Pointing a Firearm

The offence of pointing a firearm is outlined in section 87(1) of the Criminal Code.

A person commits the offence of pointing a firearm when they point a loaded or unloaded firearm at another person.

For the purposes of the Criminal Code, the definition of ‘firearm’ includes items other than a pistol, handgun, or rifle. For more information about the legal definition of a firearm please click here or visit our definitions page.


Person A is out hunting with person B and aims his rifle at person B’s head so that person A can watch person B walk through the field through the gun’s scope.

Person C is examining their unloaded .22 calibre handgun and aims it at person D to see what it would look like to point the gun at someone.


R. v. Hashimi, 2019 ONSC 812

In R. v. Hashimi¸ the accused was convicted on one count of pointing a firearm for pointing his handgun at a small group of men that had exited a nearby vehicle to attack the accused. When the men saw he had a gun, they returned to their vehicle, and the accused continued to point the gun at their car as they drove away.

R. v. Treleaven, 2018 ONSC 1707

In R. v. Treleaven, the accused was charged with one count of pointing a firearm for putting his handgun in the victim’s mouth before asking him to hand over his cash and his sneakers.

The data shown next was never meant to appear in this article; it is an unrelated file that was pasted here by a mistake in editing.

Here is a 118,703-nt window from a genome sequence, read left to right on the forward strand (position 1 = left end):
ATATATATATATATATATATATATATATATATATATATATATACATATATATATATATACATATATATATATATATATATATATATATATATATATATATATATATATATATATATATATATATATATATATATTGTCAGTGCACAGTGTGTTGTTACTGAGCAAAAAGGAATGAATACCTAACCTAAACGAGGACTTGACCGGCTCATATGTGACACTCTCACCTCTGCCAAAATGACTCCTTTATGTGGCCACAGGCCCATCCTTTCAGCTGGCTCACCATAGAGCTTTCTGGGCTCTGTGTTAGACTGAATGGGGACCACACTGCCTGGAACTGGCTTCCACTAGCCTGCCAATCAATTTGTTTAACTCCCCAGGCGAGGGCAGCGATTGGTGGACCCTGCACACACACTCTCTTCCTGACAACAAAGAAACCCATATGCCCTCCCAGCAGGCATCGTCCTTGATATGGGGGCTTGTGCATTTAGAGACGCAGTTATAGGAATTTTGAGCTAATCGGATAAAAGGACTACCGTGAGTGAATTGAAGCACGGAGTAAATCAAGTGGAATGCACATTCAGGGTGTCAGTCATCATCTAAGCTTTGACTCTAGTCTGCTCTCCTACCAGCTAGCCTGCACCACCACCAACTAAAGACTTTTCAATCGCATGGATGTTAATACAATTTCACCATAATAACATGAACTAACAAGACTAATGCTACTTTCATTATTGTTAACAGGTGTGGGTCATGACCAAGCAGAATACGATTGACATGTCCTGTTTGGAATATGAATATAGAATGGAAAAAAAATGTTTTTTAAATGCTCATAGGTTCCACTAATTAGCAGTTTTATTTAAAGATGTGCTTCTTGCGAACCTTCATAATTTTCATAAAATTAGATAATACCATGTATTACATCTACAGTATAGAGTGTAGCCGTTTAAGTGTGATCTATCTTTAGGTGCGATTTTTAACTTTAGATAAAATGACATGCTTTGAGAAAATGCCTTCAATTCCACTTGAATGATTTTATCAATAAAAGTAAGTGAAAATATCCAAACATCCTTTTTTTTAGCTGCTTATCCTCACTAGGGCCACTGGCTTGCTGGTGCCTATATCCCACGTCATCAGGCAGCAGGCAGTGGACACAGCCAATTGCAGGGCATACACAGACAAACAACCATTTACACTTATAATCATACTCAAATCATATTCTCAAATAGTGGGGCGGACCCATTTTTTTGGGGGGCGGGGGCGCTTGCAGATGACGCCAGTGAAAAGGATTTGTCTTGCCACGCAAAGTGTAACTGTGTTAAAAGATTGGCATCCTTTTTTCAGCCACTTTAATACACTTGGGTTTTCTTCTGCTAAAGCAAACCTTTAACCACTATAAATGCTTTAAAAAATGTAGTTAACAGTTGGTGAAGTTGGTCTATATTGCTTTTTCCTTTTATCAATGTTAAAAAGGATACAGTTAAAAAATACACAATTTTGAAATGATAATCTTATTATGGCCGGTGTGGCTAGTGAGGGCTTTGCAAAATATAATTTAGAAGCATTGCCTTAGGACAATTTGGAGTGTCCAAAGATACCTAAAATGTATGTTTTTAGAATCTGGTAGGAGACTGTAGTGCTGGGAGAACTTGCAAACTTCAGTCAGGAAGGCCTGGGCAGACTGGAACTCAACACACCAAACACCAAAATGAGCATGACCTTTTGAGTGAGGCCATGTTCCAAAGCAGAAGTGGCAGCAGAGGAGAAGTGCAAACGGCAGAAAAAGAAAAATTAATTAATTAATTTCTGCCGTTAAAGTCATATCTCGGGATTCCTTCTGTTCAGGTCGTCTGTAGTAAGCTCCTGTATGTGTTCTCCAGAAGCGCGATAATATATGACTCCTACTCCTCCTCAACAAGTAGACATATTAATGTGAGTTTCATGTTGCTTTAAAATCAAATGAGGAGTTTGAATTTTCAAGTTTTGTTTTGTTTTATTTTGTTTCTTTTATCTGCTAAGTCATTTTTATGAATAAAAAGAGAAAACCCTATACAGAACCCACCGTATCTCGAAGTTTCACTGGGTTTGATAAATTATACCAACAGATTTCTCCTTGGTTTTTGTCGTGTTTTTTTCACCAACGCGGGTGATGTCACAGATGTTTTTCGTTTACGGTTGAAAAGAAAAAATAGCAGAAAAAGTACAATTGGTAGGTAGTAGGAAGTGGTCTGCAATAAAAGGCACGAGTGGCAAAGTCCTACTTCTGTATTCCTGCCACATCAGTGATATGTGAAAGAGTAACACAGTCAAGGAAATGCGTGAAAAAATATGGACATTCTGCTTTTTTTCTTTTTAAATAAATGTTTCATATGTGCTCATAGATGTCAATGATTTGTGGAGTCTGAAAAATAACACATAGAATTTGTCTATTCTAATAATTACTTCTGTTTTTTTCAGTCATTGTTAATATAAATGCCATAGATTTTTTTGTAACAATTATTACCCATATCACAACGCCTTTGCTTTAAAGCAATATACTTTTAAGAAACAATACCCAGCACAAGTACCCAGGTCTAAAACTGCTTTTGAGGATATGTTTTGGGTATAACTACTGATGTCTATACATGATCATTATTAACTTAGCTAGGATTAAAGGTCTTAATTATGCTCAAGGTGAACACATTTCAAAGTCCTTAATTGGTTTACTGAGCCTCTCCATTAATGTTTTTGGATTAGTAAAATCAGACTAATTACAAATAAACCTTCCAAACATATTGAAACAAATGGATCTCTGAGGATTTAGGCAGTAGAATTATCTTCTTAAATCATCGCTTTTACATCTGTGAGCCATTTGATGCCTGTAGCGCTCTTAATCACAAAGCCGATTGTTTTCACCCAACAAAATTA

Offence Specific Defence(s)

Unintentional or Accidental

The offence of pointing a firearm requires that a person purposefully or recklessly points a firearm at another person. If they point their firearm at someone accidentally or without realizing what they are doing, they will not have completed the offence of pointing a firearm. For example, where person A is aiming their gun at a target and person B unexpectedly runs in front of the target, person A will not be charged with pointing a firearm at person B.

Not Pointing at Anyone

The offence of pointing a firearm requires that the firearm be pointed at a person or group of people. Where a person is pointing a firearm in the air or at an object, they have not completed the offence of pointing a firearm.

Definition of Firearm

If the person is in possession of an object that does not fall under the Criminal Code’s definition of a “firearm” then they have not committed the offence of pointing a firearm.

More Legal Information

Law Newbie™ is a free legal assistant developed by our criminal lawyers to help you understand the law.


In criminal cases, there are very strict rules governing what evidence can be used and how it can be used.

The rights enjoyed of all those within Canada are contained in the Canadian Charter of Rights and Freedoms.

Criminal procedure is the process by which an accused person is arrested and brought through the justice system.

Sentencing refers to the punishment that is ordered when an individual is found guilty of a criminal offence.

Firearm Smoke

Offences in Canada are listed in the Criminal Code. They include crimes related to people, vehicles and weapons.

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